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Common State Standards, Part II (Updated)


A new version of the Common Core multistate standards has been released for public consumption. Many of the biggest changes were made in the language arts section, as opposed to the math, as I reported in my story today.
The new draft greatly expands the number of "illustrative texts," meant to show reading materials at the level of complexity that students need to be ready for on-campus studies and life in the labor market. The Declaration of Independence is in there, as was the case with the earlier draft, but so are documents like the Rev. Martin Luther King's 1963 "Letter from a Birmingham Jail," written to ministers and others who had been critical of him. Check out the Common Core documents to see more of those texts. The authors are quick to point out that this is not meant to be a prescriptive "reading list" for states.

The Council of Great City Schools is out the gate with a positive response to the latest draft. The organization says it offered comments on the early draft, and it even suggests that some of the big cities it represents might serve as "initial test sites" for implementing the standards.

UPDATE: Secretary of Education Arne Duncan, who has offered states a financial carrot to adopt common standards through Race to the Top funding, speaks favorably of the revised document:

"I applaud the leadership of this coalition of states in joining together to develop a common core of academic standards. The draft college- and career-ready standards that were released today as part of those efforts are an important step forward, and it is now in the hands of the public to provide critical feedback to state leadership. There is no work more important than preparing our students to compete and succeed in a global economy, and it is to the credit of these states that this work is getting done."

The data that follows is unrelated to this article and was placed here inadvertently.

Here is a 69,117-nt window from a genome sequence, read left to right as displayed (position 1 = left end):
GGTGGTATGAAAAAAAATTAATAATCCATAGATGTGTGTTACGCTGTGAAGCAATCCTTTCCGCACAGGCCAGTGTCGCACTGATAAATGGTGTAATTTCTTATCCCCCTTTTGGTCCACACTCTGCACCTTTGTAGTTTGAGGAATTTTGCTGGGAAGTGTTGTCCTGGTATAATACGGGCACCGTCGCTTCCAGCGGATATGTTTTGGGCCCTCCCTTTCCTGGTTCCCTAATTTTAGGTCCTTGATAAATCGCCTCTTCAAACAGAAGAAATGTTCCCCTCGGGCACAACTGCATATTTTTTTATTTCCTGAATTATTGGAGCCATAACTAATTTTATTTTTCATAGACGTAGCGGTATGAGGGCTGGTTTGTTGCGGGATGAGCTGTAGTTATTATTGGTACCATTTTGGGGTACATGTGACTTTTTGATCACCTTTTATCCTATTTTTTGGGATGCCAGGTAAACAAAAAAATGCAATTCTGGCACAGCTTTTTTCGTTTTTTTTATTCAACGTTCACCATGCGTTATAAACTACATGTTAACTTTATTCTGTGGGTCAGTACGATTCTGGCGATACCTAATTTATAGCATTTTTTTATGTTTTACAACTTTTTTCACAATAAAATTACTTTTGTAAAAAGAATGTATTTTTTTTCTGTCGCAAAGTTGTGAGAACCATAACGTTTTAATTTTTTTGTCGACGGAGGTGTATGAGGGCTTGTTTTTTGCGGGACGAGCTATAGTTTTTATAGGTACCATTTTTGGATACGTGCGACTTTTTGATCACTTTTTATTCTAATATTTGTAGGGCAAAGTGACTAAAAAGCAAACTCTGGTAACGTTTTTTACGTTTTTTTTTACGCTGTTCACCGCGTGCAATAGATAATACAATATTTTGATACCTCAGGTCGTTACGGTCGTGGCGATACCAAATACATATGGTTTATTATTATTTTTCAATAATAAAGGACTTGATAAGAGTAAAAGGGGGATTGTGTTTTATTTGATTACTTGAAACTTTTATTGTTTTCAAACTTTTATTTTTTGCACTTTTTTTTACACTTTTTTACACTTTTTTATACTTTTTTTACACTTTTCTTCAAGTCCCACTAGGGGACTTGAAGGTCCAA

The American Federation of Teachers also likes what it sees. The union's president, Randi Weingarten, who has spoken favorably of creating national standards in the past, said AFT representatives had looked over an earlier draft, and the views of teachers are being taken seriously.

"We expect to see even more teacher input during the comment period and in future efforts to develop standards to guide the work of K-12 teachers," Weingarten said in a statement. "We encourage math and language arts teachers from across the country to make suggestions throughout this process...The question is: Do these standards reflect what we expect our children to know and what they should be able to do upon graduation, whether they enter the workforce or go onto college? We realize the answer is far from simple, but these standards are a solid first step."

Lynne Munson, of the group Common Core (not to be confused with the group drafting the standards) advocates for students receiving a content-rich curriculum. She likes the changes from the earlier draft, particularly the inclusion of more illustrative texts. But she questions why business memos, newspaper pages , and the like appear alongside passages of literature and historical documents. "It would be hard to imagine that someone who could master Austen, Whitman, and King would struggle to grasp the contents of a homepage, front page, or a memo on medical benefits," she writes in a blog post. "Sure, these resemble the kind of reading people must navigate daily, but school is a time when you encounter uncommon works of enduring value. The standards make that point, but more obliquely than they should."

Photo of MLK, courtesy of the Library of Congress.